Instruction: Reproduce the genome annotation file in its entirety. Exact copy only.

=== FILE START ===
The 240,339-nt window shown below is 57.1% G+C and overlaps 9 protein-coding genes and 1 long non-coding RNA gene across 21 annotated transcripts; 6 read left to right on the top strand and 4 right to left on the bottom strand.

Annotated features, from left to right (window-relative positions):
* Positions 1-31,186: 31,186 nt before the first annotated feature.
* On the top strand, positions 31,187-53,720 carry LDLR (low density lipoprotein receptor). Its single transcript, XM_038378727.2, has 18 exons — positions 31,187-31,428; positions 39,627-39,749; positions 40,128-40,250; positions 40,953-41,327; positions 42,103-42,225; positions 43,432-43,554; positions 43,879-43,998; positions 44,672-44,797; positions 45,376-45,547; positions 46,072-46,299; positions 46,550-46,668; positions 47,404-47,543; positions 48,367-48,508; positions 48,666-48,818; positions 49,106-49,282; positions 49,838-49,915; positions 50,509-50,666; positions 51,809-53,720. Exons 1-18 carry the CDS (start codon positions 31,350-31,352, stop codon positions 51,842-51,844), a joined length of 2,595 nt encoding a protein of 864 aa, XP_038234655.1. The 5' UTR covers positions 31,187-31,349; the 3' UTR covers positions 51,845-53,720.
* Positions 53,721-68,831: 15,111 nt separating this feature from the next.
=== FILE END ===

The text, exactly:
The 240,339-nt window shown below is 57.1% G+C and overlaps 9 protein-coding genes and 1 long non-coding RNA gene across 21 annotated transcripts; 6 read left to right on the top strand and 4 right to left on the bottom strand.

Annotated features, from left to right (window-relative positions):
* Positions 1-31,186: 31,186 nt before the first annotated feature.
* On the top strand, positions 31,187-53,720 carry LDLR (low density lipoprotein receptor). Its single transcript, XM_038378727.2, has 18 exons — positions 31,187-31,428; positions 39,627-39,749; positions 40,128-40,250; positions 40,953-41,327; positions 42,103-42,225; positions 43,432-43,554; positions 43,879-43,998; positions 44,672-44,797; positions 45,376-45,547; positions 46,072-46,299; positions 46,550-46,668; positions 47,404-47,543; positions 48,367-48,508; positions 48,666-48,818; positions 49,106-49,282; positions 49,838-49,915; positions 50,509-50,666; positions 51,809-53,720. Exons 1-18 carry the CDS (start codon positions 31,350-31,352, stop codon positions 51,842-51,844), a joined length of 2,595 nt encoding a protein of 864 aa, XP_038234655.1. The 5' UTR covers positions 31,187-31,349; the 3' UTR covers positions 51,845-53,720.
* Positions 53,721-68,831: 15,111 nt separating this feature from the next.